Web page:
However, I still believe in the science behind the idea of taking probiotics, so I have been making a few of my own fermented foods, trying to get the good bacteria into my system in a more natural way. (Besides Sourdough, I make my own yogurt, and my own Kombucha, which is a fermented sweet tea.) I have been tested and know that I am not sensitive to gluten (in fact, dry toast is one of the few things I CAN eat when I get an upset tummy). I like sourdough bread, and I enjoy baking bread, so I figured that I would take the plunge and go for the more risky (in my opinion) method of making sourdough that doesn’t rely on additional commercial yeast to give it the rise. I looked carefully at many sourdough recipes, and decided that one is as good as the next. Since I liked the way my own sourdough tasted when I use my own recipes, I decided to try using the same recipe but just without the commercial yeast. And guess what? It’s been a resounding success! It does take longer, and I sometimes despair that the bread will never rise. But, I just give it more time and quit worrying about it, and it always rises.
Sourdough Bread is Healthy. Going along with the whole notion of sourdough being easier on your tummy, as the natural yeasts begin to digest the wheat proteins and gluten while working to produce the carbon dioxide that causes the bread to rise [Why Sourdough Bread is Good for You]; well, it just makes sense to keep it as natural as possible and not introduce any additional yeast. I’m not sure if that health claim has been scientifically proven, but I choose to believe it, based on my own personal experience. Some say that sourdough bread has a lower glycemic index than regular bread [Is Sourdough Bread a Healthier Option]. I find that, even with IBS, I can eat my own sourdough bread without any adverse symptoms. And I am not the only one to have noticed that [The Sourdough School]. Sourdough bread is fermented, just like yogurt or kefir, and has probiotic organisms that promote the growth of good bacteria in your gut. These good bacteria help you to digest the gluten that remains in the bread without causing tummy troubles [Top 10 Reasons to Eat Sourdough]. Having said that, I am NOT sensitive to wheat gluten, so please don’t just take my word for it. However, if you already have sourdough starter in your house, you are already a convert, and like to make sourdough bread, so I am preaching to the choir here. If you are just thinking of trying sourdough, go for it! As long as you do not have celiac disease, which is a medical condition where your body cannot digest gluten. Otherwise, throw out that Wheat Belly book, and give sourdough a try. You may also find that you can digest it easier than commercial bread [Why Can I Digest Sourdough but not Commercial Bread]. Plus, it tastes so much better! And it gives you the satisfaction of making your own bread, putting in that effort for the sake of your health. ‘Nuff said!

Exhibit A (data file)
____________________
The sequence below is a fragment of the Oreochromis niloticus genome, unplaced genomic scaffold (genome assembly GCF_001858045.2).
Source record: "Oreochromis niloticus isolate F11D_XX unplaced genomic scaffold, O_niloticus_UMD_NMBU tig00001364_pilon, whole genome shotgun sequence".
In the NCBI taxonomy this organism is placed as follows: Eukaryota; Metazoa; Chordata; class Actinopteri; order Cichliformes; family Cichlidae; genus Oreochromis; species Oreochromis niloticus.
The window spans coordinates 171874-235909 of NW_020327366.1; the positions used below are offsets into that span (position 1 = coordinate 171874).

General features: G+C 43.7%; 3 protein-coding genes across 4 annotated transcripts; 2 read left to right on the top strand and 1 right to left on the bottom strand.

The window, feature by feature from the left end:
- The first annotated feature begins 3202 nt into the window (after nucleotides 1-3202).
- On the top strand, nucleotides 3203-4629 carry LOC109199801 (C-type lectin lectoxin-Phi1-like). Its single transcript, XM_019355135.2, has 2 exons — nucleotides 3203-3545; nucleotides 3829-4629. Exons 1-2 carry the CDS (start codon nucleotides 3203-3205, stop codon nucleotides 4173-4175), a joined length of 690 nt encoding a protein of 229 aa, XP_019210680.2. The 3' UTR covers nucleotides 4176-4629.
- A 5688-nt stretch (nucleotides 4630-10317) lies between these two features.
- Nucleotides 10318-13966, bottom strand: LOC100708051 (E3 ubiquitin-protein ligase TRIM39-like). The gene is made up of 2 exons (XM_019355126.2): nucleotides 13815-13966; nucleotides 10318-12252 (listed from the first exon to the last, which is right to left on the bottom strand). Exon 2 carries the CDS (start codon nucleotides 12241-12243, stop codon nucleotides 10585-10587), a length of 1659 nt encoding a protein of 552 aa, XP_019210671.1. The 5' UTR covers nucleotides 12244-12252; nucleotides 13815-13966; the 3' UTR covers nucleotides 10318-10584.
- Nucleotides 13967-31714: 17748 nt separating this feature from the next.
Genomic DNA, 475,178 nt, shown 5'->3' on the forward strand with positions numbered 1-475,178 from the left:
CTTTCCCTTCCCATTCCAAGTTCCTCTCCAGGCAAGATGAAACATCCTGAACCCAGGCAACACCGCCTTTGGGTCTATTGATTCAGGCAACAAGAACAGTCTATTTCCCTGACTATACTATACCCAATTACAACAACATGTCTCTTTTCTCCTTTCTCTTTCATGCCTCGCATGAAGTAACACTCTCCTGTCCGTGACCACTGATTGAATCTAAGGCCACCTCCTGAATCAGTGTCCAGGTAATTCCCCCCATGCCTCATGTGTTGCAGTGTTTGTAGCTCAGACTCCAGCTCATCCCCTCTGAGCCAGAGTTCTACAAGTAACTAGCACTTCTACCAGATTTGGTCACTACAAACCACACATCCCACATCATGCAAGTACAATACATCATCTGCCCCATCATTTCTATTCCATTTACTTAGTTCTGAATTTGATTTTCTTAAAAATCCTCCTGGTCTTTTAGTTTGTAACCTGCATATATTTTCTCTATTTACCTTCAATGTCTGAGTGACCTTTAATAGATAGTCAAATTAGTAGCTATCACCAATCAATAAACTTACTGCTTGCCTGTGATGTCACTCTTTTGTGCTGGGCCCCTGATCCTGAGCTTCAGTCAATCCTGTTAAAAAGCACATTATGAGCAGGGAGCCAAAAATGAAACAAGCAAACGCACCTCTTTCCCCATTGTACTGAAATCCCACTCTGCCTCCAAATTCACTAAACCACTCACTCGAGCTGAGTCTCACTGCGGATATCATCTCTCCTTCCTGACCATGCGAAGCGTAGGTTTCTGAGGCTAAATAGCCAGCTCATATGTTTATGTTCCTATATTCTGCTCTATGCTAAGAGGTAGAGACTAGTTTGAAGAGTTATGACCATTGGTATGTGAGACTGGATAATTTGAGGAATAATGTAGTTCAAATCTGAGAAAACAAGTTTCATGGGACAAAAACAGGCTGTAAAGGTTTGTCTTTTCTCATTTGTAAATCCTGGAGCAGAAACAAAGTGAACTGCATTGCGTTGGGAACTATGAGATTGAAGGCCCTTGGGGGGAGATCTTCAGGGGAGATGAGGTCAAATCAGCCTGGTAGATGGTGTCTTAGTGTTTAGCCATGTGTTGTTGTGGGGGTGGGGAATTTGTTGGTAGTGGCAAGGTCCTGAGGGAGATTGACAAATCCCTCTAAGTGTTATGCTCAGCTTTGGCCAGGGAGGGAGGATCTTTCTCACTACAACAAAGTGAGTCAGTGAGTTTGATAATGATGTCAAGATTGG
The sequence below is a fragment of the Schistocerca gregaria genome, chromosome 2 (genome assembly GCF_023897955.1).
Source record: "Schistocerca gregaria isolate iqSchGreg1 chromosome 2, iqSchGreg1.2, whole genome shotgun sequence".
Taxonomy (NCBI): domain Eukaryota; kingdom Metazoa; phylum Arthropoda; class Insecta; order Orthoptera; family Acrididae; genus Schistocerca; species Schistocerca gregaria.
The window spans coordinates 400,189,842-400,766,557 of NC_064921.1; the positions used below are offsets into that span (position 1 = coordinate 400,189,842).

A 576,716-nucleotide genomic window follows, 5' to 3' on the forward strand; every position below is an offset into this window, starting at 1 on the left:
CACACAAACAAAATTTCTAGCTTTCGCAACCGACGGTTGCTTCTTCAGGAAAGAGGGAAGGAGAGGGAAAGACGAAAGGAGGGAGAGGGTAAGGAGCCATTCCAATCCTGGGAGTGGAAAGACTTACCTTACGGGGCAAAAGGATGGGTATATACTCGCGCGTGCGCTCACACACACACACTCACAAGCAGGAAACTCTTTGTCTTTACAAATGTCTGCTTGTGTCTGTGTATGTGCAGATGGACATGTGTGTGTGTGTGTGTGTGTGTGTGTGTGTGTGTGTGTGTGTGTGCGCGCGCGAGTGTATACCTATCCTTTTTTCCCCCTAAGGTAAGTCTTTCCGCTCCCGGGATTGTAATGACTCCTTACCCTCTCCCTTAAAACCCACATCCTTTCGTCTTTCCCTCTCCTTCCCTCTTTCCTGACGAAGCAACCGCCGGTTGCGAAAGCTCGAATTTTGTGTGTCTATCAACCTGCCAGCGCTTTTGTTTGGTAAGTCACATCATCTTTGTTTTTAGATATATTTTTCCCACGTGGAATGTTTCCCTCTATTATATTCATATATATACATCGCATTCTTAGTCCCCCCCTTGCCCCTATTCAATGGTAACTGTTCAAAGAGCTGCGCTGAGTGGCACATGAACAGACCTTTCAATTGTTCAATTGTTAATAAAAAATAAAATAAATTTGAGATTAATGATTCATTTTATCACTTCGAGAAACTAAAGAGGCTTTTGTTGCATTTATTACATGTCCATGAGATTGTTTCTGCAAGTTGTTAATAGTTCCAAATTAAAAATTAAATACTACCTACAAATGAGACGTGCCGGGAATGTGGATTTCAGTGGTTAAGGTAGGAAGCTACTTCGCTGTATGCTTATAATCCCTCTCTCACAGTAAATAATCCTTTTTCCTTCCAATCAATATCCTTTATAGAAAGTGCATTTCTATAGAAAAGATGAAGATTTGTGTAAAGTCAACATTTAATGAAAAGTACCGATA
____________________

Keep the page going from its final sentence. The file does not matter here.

Hope this feeds the brains of you scientists out there, and that you are now ready to give sourdough a try. Once you taste your first sourdough loaf, you will be hooked. Good luck, and Happy Baking!